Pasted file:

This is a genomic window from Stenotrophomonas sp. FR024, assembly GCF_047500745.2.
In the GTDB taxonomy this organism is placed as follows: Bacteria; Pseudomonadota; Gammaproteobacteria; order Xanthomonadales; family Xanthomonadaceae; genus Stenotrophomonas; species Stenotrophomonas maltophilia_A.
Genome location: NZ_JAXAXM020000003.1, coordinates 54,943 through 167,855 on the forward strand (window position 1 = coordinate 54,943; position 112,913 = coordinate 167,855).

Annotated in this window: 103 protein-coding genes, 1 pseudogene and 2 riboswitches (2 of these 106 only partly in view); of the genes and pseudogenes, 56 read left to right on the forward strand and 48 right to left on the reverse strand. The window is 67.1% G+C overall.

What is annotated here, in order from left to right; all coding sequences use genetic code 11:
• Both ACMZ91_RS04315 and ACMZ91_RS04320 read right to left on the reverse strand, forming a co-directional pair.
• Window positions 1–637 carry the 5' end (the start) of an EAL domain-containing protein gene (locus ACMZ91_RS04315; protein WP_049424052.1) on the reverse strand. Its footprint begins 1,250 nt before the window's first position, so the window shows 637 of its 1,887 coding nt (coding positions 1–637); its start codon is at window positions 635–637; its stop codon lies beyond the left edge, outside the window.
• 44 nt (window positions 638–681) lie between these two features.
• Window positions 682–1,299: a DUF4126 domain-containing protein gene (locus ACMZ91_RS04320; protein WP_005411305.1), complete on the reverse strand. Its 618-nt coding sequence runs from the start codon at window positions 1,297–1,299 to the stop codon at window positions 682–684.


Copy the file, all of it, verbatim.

This is a genomic window from Stenotrophomonas sp. FR024, assembly GCF_047500745.2.
In the GTDB taxonomy this organism is placed as follows: Bacteria; Pseudomonadota; Gammaproteobacteria; order Xanthomonadales; family Xanthomonadaceae; genus Stenotrophomonas; species Stenotrophomonas maltophilia_A.
Genome location: NZ_JAXAXM020000003.1, coordinates 54,943 through 167,855 on the forward strand (window position 1 = coordinate 54,943; position 112,913 = coordinate 167,855).

Annotated in this window: 103 protein-coding genes, 1 pseudogene and 2 riboswitches (2 of these 106 only partly in view); of the genes and pseudogenes, 56 read left to right on the forward strand and 48 right to left on the reverse strand. The window is 67.1% G+C overall.

What is annotated here, in order from left to right; all coding sequences use genetic code 11:
• Both ACMZ91_RS04315 and ACMZ91_RS04320 read right to left on the reverse strand, forming a co-directional pair.
• Window positions 1–637 carry the 5' end (the start) of an EAL domain-containing protein gene (locus ACMZ91_RS04315; protein WP_049424052.1) on the reverse strand. Its footprint begins 1,250 nt before the window's first position, so the window shows 637 of its 1,887 coding nt (coding positions 1–637); its start codon is at window positions 635–637; its stop codon lies beyond the left edge, outside the window.
• 44 nt (window positions 638–681) lie between these two features.
• Window positions 682–1,299: a DUF4126 domain-containing protein gene (locus ACMZ91_RS04320; protein WP_005411305.1), complete on the reverse strand. Its 618-nt coding sequence runs from the start codon at window positions 1,297–1,299 to the stop codon at window positions 682–684.